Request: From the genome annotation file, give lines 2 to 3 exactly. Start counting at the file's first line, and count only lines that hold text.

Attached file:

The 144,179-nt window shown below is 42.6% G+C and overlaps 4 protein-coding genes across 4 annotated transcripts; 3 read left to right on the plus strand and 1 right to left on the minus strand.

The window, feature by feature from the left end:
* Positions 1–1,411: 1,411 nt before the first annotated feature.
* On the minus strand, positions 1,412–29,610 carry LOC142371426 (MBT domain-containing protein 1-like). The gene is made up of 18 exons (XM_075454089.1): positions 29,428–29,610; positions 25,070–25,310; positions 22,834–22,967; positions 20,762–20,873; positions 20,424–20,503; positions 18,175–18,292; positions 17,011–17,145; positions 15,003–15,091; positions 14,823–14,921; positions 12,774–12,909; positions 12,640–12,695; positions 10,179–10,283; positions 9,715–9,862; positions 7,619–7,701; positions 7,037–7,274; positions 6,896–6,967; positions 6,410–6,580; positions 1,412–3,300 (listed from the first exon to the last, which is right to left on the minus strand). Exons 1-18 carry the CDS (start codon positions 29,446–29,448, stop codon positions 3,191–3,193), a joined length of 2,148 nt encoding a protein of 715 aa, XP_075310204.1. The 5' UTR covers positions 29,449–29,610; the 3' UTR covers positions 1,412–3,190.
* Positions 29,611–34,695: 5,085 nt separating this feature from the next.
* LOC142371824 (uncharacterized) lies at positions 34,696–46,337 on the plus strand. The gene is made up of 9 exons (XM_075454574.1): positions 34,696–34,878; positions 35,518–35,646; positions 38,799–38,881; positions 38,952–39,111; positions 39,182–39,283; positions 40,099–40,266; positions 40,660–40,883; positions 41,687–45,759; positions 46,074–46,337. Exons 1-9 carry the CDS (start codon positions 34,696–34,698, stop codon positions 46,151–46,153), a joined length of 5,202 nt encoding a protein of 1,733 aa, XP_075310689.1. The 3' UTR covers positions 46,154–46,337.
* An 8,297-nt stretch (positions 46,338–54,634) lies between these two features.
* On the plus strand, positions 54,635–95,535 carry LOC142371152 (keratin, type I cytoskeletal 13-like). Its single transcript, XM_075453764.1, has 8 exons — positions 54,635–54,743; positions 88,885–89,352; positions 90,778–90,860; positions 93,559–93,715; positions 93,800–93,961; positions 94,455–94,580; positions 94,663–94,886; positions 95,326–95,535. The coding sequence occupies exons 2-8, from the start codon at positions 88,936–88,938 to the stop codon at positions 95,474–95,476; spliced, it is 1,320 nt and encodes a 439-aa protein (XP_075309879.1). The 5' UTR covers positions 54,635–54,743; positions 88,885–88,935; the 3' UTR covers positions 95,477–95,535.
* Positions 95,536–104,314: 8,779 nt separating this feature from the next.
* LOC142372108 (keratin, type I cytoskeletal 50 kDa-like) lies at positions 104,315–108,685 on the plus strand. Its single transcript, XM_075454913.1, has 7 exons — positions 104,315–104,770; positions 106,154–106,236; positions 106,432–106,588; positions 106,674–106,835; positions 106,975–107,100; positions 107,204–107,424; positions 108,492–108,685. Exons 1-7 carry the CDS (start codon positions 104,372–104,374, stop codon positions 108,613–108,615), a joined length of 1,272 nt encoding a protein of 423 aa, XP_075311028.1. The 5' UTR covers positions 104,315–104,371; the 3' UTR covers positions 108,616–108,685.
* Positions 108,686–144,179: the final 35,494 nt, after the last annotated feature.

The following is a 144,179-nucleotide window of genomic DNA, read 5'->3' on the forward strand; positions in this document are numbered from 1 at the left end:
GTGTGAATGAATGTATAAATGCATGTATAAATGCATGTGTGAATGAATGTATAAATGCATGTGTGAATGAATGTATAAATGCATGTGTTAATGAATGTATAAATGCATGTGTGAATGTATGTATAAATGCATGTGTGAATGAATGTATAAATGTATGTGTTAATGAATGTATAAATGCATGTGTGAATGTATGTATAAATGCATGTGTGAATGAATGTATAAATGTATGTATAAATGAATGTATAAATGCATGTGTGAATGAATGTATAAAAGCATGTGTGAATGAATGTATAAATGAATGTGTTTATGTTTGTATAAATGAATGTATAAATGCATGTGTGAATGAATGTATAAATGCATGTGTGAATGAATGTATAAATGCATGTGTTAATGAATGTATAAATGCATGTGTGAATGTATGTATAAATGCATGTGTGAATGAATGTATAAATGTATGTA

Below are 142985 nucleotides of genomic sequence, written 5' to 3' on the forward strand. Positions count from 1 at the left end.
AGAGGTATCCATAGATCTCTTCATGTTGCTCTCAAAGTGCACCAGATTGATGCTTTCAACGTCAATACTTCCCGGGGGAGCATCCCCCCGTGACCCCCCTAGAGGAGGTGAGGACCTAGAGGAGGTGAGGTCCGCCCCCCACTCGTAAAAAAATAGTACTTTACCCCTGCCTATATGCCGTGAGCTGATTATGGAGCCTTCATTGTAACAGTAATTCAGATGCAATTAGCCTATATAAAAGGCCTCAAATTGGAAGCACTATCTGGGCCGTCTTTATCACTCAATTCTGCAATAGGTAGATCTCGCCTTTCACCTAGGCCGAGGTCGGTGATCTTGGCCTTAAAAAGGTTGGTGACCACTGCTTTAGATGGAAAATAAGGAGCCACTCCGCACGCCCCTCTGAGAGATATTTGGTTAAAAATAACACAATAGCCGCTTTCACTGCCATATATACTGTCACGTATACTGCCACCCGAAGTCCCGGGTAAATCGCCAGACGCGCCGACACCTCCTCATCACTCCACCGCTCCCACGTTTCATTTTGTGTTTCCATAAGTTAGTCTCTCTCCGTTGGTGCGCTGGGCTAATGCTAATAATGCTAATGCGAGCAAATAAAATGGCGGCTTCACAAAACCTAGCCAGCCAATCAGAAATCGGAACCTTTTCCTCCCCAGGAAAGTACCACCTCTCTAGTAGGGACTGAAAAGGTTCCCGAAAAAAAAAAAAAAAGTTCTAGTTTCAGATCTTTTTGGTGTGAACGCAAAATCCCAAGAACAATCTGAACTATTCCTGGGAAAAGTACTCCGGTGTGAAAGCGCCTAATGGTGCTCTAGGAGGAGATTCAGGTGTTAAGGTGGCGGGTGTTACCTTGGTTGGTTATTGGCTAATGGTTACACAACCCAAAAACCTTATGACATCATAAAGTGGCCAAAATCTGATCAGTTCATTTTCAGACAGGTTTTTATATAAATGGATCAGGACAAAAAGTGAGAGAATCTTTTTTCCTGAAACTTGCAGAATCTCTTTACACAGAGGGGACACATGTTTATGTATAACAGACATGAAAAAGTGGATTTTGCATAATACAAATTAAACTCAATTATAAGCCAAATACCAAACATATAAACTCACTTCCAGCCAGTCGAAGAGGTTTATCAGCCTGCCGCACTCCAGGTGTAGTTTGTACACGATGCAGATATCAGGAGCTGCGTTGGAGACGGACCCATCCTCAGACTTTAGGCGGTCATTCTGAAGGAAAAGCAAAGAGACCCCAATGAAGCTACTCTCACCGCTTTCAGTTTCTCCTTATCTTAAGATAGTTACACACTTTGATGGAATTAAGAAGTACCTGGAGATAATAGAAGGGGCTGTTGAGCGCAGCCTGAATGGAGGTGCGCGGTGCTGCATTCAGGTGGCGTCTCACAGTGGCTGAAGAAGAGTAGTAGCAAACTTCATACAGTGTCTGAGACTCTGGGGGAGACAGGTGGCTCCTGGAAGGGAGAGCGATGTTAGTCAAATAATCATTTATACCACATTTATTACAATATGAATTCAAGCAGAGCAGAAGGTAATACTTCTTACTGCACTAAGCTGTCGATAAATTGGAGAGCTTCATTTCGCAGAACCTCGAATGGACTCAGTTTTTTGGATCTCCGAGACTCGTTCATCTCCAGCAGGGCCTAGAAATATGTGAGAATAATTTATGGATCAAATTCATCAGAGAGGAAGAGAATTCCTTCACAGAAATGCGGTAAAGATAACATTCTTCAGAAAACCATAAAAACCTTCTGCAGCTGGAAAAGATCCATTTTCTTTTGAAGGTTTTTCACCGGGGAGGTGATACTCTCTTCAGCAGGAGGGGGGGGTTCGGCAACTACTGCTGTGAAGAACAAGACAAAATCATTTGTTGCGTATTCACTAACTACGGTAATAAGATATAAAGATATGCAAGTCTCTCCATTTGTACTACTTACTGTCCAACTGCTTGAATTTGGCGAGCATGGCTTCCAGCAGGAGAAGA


The window, feature by feature from the left end:
* Positions 1–1,411: 1,411 nt before the first annotated feature.